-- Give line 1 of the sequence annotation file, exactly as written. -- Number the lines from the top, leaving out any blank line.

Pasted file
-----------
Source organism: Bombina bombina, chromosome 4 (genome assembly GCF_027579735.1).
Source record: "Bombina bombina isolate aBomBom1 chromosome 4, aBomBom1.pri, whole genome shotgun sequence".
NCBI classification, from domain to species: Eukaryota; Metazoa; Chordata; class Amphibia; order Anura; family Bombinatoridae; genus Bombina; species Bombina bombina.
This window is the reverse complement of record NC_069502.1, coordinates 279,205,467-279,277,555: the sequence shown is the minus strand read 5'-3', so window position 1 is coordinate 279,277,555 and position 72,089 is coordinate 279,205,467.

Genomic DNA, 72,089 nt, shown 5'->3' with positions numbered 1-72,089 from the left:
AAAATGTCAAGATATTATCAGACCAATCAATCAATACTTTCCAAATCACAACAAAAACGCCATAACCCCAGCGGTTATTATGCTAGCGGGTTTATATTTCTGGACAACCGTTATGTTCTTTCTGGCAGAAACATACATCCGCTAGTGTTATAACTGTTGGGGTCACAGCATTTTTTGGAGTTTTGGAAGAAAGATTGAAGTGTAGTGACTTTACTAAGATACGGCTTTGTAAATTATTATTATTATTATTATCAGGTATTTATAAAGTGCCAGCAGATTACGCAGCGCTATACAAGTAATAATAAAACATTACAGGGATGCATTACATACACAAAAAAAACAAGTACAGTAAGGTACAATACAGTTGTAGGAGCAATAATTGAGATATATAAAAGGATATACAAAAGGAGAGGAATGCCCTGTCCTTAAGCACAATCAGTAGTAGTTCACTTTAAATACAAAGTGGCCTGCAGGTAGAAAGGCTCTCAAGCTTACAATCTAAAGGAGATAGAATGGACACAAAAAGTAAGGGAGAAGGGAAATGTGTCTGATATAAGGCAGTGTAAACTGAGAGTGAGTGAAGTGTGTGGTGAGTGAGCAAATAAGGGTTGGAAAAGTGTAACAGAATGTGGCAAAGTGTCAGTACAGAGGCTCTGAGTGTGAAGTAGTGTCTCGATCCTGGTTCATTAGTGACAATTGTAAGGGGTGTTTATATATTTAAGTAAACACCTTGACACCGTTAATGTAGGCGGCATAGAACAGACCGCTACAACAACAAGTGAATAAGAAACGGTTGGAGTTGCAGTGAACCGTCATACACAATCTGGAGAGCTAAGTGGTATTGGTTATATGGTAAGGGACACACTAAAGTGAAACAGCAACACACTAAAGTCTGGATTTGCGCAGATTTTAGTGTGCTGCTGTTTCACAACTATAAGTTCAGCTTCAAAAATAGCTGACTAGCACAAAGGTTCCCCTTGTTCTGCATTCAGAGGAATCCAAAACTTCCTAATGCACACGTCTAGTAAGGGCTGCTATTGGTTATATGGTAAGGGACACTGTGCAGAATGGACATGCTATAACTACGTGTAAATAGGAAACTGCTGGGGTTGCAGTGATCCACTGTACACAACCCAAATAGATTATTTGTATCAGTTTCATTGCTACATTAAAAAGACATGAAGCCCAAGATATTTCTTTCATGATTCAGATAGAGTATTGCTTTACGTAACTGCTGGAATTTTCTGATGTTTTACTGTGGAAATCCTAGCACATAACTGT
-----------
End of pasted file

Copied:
Source organism: Bombina bombina, chromosome 4 (genome assembly GCF_027579735.1).